This first ever guest post on WTT (or DTT) is below from Karen Schweitzer. She adds a much more coherent view of technology than I ever could!
1.There are new sites, apps, downloads, and learning tools created every day. You can stay up-to-date by conducting research online, reading education technology blogs, and listening to podcasts like TILT or The Teacher's Podcast.
2. Find out how other teachers are using technology. Talking with others can sometimes be the best way to get new ideas or explore unknown technological advances. There are several websites and social networks dedicated to providing a forum for teachers who want to discuss educational technology. A good site to try is Classroom 2.0.
3. Try the technology first. New technology (or technology that is new to you) can sometimes be problematic. It is best to test it out before you present it to a classroom full of students. Pre-testing will allow you to work out any bugs and customize the tech tool for your class.
4. Know the rules. There are some school systems that have very specific rules about integrating technology in the classroom. Most of these rules have to do with student privacy or security, and may require that you seek parental permission.
5. Speak to the headmaster or school administrator. Letting someone else know that you plan to integrate a new technology in the classroom is a good way to avoid problems later on. Principals and school administrators are sometimes more familiar with the rules and pending laws in the state. Speaking to them ahead of time protects you, your job, and the school you work for.
6. Start slowly. Once you have decided to integrate technology in the classroom it can be tempting to go wild and use it at every opportunity. Unfortunately, this isn’t always the best approach. You may be better off introducing one new idea or tool at a time so that your students do not feel overwhelmed by too many changes.
7. Monitor students carefully. Although this probably goes without saying, it is important to remember that students can be vulnerable when they are online. It is essential that you monitor their work and their use of web technologies to ensure their privacy is being protected.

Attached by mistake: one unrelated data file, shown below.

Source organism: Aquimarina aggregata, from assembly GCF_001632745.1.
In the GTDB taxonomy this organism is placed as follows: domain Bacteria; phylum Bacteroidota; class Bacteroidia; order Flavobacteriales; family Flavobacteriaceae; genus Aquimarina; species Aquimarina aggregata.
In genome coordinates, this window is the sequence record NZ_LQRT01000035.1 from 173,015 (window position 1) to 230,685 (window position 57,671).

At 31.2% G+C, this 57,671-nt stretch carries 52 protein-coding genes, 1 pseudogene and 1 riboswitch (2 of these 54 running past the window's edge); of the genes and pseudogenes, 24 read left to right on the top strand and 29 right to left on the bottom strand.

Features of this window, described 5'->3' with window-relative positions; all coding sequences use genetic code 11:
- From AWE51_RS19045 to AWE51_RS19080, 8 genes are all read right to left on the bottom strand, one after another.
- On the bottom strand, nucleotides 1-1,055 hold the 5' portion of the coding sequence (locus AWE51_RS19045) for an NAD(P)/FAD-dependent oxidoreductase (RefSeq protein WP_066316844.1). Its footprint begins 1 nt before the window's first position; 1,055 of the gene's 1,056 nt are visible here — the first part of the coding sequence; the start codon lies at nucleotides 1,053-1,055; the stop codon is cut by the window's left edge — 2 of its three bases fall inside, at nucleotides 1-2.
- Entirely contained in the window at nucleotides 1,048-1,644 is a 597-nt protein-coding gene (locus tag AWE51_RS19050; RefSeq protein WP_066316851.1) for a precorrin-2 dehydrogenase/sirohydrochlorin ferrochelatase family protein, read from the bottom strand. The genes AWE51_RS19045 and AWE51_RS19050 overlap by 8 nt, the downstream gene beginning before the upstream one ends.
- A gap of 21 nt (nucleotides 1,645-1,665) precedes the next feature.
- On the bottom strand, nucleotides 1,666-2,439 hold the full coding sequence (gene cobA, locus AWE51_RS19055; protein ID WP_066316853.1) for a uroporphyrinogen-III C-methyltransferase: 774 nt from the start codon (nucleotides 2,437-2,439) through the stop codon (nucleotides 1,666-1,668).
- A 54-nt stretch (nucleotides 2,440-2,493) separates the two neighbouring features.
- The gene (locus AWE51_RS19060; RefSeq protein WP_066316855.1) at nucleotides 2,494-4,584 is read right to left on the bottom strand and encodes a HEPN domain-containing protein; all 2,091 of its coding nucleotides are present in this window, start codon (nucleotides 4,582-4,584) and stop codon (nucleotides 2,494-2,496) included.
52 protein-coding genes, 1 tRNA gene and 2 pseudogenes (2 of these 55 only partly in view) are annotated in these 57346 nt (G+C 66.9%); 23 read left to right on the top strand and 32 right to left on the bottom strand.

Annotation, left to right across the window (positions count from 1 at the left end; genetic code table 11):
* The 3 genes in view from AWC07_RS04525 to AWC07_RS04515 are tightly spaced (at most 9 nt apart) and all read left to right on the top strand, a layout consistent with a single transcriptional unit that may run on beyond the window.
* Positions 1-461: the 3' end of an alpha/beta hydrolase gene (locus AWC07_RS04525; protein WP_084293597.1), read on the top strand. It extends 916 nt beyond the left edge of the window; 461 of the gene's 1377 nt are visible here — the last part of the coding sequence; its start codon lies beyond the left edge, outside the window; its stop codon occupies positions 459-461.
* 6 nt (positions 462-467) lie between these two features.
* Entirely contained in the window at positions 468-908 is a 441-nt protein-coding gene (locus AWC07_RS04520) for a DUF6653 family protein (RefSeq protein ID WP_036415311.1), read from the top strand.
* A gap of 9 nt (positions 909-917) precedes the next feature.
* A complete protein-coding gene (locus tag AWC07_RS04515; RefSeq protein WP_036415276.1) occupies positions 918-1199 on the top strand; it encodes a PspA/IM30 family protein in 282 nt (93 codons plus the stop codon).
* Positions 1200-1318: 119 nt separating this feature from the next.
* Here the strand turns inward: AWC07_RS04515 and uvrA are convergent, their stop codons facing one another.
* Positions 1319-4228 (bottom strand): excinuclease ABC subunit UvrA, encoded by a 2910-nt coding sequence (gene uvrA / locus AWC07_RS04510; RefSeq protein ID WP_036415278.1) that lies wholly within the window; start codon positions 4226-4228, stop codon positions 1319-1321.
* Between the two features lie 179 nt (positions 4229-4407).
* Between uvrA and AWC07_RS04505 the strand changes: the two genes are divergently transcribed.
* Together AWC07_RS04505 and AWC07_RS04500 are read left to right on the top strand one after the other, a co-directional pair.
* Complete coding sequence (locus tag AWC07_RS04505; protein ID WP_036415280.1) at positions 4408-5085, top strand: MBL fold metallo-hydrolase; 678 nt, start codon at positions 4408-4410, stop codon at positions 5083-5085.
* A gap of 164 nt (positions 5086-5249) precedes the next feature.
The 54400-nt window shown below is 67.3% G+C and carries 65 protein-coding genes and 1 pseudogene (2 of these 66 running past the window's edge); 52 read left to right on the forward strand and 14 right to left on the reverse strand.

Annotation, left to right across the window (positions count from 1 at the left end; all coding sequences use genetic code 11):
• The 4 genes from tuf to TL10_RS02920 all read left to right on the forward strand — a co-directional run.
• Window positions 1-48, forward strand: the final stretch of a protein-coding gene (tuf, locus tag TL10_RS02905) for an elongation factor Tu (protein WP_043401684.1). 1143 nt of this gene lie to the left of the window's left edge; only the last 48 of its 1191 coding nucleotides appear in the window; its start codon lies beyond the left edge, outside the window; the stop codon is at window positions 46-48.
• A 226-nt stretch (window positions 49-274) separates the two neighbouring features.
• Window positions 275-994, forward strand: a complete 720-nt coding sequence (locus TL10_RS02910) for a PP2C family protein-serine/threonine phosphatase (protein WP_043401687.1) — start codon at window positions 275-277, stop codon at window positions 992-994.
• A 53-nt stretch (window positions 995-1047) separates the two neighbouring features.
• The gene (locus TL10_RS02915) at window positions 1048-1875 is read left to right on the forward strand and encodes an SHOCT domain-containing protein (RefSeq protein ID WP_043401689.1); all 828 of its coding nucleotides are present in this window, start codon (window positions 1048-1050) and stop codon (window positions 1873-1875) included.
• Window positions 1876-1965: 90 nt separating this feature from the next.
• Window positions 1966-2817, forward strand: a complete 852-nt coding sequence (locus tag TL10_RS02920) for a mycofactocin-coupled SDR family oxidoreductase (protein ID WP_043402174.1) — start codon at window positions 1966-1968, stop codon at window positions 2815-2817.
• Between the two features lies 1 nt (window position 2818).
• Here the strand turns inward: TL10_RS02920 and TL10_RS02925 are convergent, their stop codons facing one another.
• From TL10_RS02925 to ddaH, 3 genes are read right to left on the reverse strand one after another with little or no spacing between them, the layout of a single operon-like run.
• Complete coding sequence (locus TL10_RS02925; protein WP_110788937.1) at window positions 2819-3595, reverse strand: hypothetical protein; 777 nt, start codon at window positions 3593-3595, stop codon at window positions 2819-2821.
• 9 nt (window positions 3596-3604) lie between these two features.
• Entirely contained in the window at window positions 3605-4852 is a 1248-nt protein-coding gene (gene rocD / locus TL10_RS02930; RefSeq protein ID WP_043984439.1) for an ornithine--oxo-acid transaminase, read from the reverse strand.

8. Track results. This will help you determine whether or not the new technology is working or taking away from the classroom experience. There are, of course, many different ways to track the results of your technology experiment. For example, you could measure success by excitement, skill improvement, or grade improvement.
9. Get feedback. One of the best ways to determine whether or not your technology experiments are successful is by asking students to provide you with feedback. You can ask for verbal responses or written responses. You can also gauge student opinion with an online survey or poll created on sites like SurveyMonkey.com and ProProfs.
10. Don't be afraid to make changes. If you find that a technology isn't working quite like you hoped, make changes to it. Many of the educational tools that can be found online are customizable. Those that aren’t can be replaced with something that works better for your classroom and teaching style.
Guest post from education writer Karen Schweitzer. Karen is the About.com Guide to Business School. She also writes about online colleges and universities for OnlineColleges.net.
Hello....I write this site after three years of teaching in "challenging urban complex schools" in London. Read more here...
I'm not a pro-blogger (as the layout gives away) so updating times sometimes vary, but I try to write each day. I also love hearing about what others do in their classrooms, so please comment away! If there is a topic you would like tips for, or you wish to contribute an idea (I promise to credit you!) then, please email firstname.lastname@example.org
Here is my classroom on a good day when all the hints and tips are working out!